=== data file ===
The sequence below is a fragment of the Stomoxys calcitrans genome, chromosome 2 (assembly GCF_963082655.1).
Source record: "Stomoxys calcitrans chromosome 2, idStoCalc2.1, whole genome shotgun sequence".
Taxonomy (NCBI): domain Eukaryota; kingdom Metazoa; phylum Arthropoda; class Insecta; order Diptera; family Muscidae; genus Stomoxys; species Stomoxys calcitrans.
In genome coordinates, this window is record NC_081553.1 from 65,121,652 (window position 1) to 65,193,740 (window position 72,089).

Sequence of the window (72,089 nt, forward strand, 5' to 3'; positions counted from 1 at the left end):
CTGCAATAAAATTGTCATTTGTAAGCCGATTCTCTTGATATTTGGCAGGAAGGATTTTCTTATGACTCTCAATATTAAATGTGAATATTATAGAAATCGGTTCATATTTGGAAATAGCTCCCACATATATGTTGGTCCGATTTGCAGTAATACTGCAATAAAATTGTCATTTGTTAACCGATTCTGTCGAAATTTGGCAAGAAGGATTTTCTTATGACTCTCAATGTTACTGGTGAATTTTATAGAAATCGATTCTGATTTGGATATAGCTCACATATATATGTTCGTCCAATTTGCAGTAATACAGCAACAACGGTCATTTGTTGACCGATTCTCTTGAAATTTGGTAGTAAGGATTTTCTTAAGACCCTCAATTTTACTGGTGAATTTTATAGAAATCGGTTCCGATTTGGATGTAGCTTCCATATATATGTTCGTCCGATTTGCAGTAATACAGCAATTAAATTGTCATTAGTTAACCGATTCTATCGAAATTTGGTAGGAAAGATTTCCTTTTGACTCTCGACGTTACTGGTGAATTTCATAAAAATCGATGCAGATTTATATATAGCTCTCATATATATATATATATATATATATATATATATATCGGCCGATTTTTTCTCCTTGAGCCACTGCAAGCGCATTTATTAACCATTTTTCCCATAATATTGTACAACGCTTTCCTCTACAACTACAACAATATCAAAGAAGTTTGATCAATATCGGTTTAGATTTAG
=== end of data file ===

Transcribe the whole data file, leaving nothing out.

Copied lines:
The sequence below is a fragment of the Stomoxys calcitrans genome, chromosome 2 (assembly GCF_963082655.1).
Source record: "Stomoxys calcitrans chromosome 2, idStoCalc2.1, whole genome shotgun sequence".
Taxonomy (NCBI): domain Eukaryota; kingdom Metazoa; phylum Arthropoda; class Insecta; order Diptera; family Muscidae; genus Stomoxys; species Stomoxys calcitrans.
In genome coordinates, this window is record NC_081553.1 from 65,121,652 (window position 1) to 65,193,740 (window position 72,089).

Sequence of the window (72,089 nt, forward strand, 5' to 3'; positions counted from 1 at the left end):
CTGCAATAAAATTGTCATTTGTAAGCCGATTCTCTTGATATTTGGCAGGAAGGATTTTCTTATGACTCTCAATATTAAATGTGAATATTATAGAAATCGGTTCATATTTGGAAATAGCTCCCACATATATGTTGGTCCGATTTGCAGTAATACTGCAATAAAATTGTCATTTGTTAACCGATTCTGTCGAAATTTGGCAAGAAGGATTTTCTTATGACTCTCAATGTTACTGGTGAATTTTATAGAAATCGATTCTGATTTGGATATAGCTCACATATATATGTTCGTCCAATTTGCAGTAATACAGCAACAACGGTCATTTGTTGACCGATTCTCTTGAAATTTGGTAGTAAGGATTTTCTTAAGACCCTCAATTTTACTGGTGAATTTTATAGAAATCGGTTCCGATTTGGATGTAGCTTCCATATATATGTTCGTCCGATTTGCAGTAATACAGCAATTAAATTGTCATTAGTTAACCGATTCTATCGAAATTTGGTAGGAAAGATTTCCTTTTGACTCTCGACGTTACTGGTGAATTTCATAAAAATCGATGCAGATTTATATATAGCTCTCATATATATATATATATATATATATATATATATATCGGCCGATTTTTTCTCCTTGAGCCACTGCAAGCGCATTTATTAACCATTTTTCCCATAATATTGTACAACGCTTTCCTCTACAACTACAACAATATCAAAGAAGTTTGATCAATATCGGTTTAGATTTAG